Reviews

Pain: A Sociological Introduction

Individual stories that will resonate with those who experience pain are included in this book, which is a refreshing and easy read while tackling a wide topic in an informative way

★ ★ ★ ★ ★

Individual stories that will resonate with those who experience pain are included in this book, a refreshing and easy read that tackles a wide topic in an informative way.

Elaine Denny approaches the complex subject of pain through a sociological lens, which makes this text stand out from those that take either a biological or psychological perspective.

The overall aim of the text is to enable healthcare professionals to develop an understanding of the vast field of pain. The book is an exploration of the various facets of pain and focuses on the implications for clinical practice and policy.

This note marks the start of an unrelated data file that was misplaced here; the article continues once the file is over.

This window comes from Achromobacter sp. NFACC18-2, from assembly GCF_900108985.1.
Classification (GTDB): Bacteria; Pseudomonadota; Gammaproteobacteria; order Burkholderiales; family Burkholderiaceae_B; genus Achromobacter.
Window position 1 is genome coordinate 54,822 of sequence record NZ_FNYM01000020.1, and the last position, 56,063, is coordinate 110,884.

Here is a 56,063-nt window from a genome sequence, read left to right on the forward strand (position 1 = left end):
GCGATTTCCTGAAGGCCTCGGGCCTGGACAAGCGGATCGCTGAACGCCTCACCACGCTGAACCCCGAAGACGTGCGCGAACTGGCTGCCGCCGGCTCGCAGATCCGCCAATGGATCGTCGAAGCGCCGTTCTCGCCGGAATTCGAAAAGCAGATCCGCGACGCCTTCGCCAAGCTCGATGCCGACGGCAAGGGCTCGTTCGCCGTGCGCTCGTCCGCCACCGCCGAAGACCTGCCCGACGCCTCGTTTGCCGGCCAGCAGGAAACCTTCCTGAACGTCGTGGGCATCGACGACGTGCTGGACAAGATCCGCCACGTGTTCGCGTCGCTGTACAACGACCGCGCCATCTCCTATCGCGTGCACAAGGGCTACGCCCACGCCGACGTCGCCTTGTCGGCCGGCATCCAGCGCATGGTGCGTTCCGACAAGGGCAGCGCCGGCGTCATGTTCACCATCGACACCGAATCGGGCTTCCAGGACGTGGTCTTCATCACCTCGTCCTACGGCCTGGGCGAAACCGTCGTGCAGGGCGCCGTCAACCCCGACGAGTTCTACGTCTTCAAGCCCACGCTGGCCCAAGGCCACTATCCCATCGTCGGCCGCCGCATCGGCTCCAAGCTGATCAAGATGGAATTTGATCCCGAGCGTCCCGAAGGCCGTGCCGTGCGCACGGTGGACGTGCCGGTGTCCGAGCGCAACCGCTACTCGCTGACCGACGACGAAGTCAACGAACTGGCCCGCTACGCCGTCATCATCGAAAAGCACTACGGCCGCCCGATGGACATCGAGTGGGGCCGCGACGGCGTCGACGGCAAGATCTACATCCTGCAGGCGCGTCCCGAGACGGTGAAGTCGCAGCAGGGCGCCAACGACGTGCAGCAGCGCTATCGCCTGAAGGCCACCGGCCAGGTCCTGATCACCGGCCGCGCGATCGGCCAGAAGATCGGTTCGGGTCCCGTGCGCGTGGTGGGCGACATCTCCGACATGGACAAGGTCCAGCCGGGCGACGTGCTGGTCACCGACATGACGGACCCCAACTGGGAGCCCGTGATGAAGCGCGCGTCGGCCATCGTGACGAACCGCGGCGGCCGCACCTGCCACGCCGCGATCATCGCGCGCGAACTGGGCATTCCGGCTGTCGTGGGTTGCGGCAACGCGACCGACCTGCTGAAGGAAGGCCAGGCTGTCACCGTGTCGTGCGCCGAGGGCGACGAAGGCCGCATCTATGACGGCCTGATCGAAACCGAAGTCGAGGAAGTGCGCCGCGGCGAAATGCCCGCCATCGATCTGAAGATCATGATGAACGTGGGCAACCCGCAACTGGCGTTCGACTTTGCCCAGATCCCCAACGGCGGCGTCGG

It provides a review of the sociological work on individuals experiencing pain, the perspectives of those who care for them and the consequences of marginalisation. Research on the emotional aspects of pain, the differing interpretations of doctors and their patients, and the impact of the quality of communication are considered.

If I was to find one fault with the text, it would be the frequent references to suffering pain. However, for those who live daily with pain perhaps this is a word they might use themselves.

Pain is a text from the key themes in health and social care series and is aimed at all healthcare professionals.

This is an excellent book and I would recommend that any nurse wanting to widen their knowledge in this field purchase their own copy. There is much literature on the subject, and this text gives an excellent overview.

Elaine Denny | Polity | 208pp | £15.99 | ISBN: 9780745655550

Reviewed by Moyra Journeaux, senior lecturer, Nursing and Midwifery Higher Education Department, States of Jersey Health and Social Services

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